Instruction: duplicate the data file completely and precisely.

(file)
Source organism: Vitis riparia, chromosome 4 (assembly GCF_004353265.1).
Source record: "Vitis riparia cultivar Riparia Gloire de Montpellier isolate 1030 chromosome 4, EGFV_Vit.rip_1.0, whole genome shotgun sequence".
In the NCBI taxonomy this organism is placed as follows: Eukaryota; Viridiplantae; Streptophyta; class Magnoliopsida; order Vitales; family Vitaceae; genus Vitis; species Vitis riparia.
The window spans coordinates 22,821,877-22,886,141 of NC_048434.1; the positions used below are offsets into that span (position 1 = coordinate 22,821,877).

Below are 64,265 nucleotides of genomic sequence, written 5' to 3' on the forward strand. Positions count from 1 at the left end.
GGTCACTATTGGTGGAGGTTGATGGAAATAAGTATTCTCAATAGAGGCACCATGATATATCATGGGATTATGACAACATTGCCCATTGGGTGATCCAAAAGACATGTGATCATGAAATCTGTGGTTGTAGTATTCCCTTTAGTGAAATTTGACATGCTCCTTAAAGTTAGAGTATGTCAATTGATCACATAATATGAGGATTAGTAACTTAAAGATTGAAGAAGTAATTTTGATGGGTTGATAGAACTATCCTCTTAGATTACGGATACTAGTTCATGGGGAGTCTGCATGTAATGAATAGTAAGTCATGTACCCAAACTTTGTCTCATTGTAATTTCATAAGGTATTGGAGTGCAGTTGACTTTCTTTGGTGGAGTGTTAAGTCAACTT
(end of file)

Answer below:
Source organism: Vitis riparia, chromosome 4 (assembly GCF_004353265.1).
Source record: "Vitis riparia cultivar Riparia Gloire de Montpellier isolate 1030 chromosome 4, EGFV_Vit.rip_1.0, whole genome shotgun sequence".
In the NCBI taxonomy this organism is placed as follows: Eukaryota; Viridiplantae; Streptophyta; class Magnoliopsida; order Vitales; family Vitaceae; genus Vitis; species Vitis riparia.
The window spans coordinates 22,821,877-22,886,141 of NC_048434.1; the positions used below are offsets into that span (position 1 = coordinate 22,821,877).

Below are 64,265 nucleotides of genomic sequence, written 5' to 3' on the forward strand. Positions count from 1 at the left end.
GGTCACTATTGGTGGAGGTTGATGGAAATAAGTATTCTCAATAGAGGCACCATGATATATCATGGGATTATGACAACATTGCCCATTGGGTGATCCAAAAGACATGTGATCATGAAATCTGTGGTTGTAGTATTCCCTTTAGTGAAATTTGACATGCTCCTTAAAGTTAGAGTATGTCAATTGATCACATAATATGAGGATTAGTAACTTAAAGATTGAAGAAGTAATTTTGATGGGTTGATAGAACTATCCTCTTAGATTACGGATACTAGTTCATGGGGAGTCTGCATGTAATGAATAGTAAGTCATGTACCCAAACTTTGTCTCATTGTAATTTCATAAGGTATTGGAGTGCAGTTGACTTTCTTTGGTGGAGTGTTAAGTCAACTT